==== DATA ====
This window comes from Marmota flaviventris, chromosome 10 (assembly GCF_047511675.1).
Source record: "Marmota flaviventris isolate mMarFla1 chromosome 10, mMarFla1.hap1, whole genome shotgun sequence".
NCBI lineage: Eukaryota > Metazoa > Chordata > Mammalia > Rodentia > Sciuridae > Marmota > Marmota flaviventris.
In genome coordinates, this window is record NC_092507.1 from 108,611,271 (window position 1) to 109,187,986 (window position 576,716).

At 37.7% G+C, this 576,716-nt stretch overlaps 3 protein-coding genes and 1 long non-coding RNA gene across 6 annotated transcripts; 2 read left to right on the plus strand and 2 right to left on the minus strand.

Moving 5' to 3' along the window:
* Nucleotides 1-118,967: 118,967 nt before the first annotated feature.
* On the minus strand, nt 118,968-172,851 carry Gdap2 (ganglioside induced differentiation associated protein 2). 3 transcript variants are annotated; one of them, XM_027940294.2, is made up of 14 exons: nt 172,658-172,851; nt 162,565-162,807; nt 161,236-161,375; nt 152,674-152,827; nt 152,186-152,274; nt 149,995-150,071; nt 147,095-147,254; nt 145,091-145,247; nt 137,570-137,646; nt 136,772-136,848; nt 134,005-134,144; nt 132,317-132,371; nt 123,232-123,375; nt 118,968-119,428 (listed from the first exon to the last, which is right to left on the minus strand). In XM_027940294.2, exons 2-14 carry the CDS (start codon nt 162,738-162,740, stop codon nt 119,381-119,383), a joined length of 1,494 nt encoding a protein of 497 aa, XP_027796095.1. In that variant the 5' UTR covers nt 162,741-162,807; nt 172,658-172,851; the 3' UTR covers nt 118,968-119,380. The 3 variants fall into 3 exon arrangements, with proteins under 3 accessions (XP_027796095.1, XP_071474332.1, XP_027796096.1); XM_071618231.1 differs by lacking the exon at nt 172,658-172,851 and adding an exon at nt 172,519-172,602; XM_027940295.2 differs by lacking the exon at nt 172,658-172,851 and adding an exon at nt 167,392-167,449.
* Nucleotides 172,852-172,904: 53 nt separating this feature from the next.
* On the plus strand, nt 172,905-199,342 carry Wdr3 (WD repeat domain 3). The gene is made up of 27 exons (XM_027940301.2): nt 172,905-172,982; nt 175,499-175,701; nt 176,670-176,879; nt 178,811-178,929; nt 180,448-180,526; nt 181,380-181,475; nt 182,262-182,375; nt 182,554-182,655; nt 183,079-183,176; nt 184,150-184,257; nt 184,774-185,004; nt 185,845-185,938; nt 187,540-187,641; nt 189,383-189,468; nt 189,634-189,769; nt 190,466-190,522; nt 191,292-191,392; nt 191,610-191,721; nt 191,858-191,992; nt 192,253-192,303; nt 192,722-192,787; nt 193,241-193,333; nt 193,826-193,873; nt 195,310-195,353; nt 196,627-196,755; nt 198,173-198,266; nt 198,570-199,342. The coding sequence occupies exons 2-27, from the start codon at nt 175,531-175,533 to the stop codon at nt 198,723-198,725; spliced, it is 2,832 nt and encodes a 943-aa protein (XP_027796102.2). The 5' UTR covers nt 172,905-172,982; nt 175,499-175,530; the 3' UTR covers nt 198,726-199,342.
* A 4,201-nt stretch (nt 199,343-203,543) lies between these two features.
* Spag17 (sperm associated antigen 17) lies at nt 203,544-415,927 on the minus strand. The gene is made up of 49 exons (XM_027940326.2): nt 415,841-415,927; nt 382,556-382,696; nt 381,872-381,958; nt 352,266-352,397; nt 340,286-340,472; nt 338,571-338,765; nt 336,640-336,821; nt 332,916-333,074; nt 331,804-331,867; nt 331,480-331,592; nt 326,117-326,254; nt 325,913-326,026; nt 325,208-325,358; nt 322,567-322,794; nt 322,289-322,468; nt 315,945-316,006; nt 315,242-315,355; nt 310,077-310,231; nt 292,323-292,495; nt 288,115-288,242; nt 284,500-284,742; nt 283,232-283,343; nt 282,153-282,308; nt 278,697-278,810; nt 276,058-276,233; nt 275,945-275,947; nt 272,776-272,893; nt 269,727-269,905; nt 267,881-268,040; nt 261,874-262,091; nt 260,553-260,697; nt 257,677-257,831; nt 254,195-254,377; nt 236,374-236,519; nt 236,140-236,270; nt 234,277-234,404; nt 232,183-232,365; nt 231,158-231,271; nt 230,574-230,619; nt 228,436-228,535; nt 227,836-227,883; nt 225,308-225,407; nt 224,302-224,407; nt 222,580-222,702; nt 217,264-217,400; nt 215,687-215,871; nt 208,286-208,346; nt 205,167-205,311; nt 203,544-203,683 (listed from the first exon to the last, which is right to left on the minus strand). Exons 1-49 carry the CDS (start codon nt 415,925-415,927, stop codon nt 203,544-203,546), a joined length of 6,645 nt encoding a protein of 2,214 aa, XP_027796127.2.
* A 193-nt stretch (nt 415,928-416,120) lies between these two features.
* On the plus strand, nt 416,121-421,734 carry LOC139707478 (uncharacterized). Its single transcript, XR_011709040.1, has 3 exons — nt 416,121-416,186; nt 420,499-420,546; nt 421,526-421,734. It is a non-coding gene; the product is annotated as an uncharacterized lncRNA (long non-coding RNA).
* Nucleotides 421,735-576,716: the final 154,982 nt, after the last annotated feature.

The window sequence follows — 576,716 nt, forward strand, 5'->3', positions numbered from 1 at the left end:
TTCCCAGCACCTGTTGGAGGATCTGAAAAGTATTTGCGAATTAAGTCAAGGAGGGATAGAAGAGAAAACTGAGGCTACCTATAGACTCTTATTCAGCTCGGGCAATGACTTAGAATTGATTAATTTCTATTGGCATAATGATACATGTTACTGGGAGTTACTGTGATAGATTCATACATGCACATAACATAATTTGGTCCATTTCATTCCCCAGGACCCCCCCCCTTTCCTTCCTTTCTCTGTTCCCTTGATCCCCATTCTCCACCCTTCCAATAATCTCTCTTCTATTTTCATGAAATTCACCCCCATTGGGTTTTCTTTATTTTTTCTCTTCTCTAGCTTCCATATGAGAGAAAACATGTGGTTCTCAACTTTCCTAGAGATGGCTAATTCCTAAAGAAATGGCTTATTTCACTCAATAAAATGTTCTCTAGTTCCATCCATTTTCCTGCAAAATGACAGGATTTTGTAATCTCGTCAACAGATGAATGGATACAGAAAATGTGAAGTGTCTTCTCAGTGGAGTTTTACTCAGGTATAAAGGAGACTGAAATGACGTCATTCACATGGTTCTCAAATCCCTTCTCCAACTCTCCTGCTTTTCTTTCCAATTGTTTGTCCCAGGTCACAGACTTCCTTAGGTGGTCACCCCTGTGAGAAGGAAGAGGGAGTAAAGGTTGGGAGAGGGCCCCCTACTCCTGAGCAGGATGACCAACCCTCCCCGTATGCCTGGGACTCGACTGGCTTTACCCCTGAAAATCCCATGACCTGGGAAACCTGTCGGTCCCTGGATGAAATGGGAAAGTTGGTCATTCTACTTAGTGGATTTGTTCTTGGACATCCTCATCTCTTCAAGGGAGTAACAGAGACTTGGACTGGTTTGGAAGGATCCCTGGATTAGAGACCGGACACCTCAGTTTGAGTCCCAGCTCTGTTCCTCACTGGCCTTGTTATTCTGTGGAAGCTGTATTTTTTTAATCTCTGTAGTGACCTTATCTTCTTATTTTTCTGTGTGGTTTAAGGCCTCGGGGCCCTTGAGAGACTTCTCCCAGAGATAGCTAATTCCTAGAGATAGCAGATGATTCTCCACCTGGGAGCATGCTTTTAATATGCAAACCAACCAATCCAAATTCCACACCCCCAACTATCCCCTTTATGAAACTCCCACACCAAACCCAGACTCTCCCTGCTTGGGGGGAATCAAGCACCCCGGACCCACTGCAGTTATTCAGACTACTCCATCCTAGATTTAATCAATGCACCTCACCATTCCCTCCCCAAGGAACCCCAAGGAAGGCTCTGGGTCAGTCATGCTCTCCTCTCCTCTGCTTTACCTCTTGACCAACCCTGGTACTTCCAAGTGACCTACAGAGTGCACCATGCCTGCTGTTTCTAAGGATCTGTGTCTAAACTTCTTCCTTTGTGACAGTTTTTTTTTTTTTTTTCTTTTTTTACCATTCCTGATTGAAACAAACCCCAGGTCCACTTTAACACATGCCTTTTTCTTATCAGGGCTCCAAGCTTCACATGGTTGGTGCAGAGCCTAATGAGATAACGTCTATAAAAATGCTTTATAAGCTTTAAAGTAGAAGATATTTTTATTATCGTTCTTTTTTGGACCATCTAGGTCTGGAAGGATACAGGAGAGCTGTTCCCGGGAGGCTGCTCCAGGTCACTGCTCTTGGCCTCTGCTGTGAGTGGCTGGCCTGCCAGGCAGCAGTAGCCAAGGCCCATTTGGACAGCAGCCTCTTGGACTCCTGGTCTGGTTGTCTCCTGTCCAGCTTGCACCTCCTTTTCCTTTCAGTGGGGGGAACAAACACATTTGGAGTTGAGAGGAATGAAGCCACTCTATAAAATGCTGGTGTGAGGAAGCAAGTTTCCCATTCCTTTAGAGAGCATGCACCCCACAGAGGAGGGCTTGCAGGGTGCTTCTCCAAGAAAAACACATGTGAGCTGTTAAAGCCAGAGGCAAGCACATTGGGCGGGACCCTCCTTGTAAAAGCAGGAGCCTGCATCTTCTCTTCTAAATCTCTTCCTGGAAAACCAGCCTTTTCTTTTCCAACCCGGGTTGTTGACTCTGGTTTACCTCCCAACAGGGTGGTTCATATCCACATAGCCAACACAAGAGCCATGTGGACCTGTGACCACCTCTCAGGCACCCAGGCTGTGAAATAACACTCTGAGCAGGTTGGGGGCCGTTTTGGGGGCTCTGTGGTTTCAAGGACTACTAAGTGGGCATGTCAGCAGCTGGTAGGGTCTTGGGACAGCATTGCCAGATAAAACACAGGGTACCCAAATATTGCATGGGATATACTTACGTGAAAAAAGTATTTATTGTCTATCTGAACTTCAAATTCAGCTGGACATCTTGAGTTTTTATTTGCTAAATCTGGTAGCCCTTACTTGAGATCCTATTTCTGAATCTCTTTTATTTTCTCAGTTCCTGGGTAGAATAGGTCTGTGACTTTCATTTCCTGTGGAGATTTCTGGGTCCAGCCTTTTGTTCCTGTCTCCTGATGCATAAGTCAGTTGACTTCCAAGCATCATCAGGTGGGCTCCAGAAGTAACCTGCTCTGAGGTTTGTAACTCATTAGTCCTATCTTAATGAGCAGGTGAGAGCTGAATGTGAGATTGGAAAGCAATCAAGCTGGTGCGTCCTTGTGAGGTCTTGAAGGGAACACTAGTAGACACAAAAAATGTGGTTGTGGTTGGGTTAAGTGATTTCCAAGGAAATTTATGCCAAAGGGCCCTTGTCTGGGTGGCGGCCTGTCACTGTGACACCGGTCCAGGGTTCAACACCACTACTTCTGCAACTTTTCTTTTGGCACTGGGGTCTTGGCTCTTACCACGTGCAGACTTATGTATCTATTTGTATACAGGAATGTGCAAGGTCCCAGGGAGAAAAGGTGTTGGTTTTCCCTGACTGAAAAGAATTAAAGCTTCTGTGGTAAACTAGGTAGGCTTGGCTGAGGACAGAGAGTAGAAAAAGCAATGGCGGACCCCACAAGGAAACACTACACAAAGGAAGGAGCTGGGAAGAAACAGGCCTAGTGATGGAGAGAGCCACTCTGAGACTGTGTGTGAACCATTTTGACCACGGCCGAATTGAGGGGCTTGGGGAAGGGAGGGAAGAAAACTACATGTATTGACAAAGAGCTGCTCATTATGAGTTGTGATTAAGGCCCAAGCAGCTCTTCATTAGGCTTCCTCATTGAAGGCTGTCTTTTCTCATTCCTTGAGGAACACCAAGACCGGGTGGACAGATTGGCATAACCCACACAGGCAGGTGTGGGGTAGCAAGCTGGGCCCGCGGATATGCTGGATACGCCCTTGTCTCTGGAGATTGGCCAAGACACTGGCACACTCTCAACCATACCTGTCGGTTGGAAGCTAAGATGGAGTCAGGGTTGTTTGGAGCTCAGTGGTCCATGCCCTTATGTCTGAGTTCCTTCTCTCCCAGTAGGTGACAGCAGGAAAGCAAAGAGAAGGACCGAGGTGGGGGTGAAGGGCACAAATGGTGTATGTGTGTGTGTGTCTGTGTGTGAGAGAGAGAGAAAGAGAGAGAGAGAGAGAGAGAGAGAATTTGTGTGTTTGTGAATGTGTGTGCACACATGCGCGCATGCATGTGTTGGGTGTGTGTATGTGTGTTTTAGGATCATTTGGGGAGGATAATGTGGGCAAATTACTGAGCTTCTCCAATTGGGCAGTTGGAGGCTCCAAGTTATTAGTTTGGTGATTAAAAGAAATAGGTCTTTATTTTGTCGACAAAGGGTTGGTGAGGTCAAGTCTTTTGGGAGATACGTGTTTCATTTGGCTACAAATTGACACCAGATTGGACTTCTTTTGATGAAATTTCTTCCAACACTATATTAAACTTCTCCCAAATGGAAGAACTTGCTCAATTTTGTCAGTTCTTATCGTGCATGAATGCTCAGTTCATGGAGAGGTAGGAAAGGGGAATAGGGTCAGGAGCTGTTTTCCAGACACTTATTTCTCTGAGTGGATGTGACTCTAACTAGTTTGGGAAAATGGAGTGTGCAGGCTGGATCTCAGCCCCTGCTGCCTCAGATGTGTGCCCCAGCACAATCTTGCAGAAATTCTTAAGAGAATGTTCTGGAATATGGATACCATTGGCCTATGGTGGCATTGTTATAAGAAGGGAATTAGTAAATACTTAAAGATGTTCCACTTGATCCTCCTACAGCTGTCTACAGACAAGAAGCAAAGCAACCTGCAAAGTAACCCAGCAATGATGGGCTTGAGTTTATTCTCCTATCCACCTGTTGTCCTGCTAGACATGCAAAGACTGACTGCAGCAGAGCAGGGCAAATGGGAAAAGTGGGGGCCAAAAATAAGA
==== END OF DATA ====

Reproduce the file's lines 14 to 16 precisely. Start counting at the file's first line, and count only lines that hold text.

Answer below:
* On the plus strand, nt 416,121-421,734 carry LOC139707478 (uncharacterized). Its single transcript, XR_011709040.1, has 3 exons — nt 416,121-416,186; nt 420,499-420,546; nt 421,526-421,734. It is a non-coding gene; the product is annotated as an uncharacterized lncRNA (long non-coding RNA).
* Nucleotides 421,735-576,716: the final 154,982 nt, after the last annotated feature.

The window sequence follows — 576,716 nt, forward strand, 5'->3', positions numbered from 1 at the left end: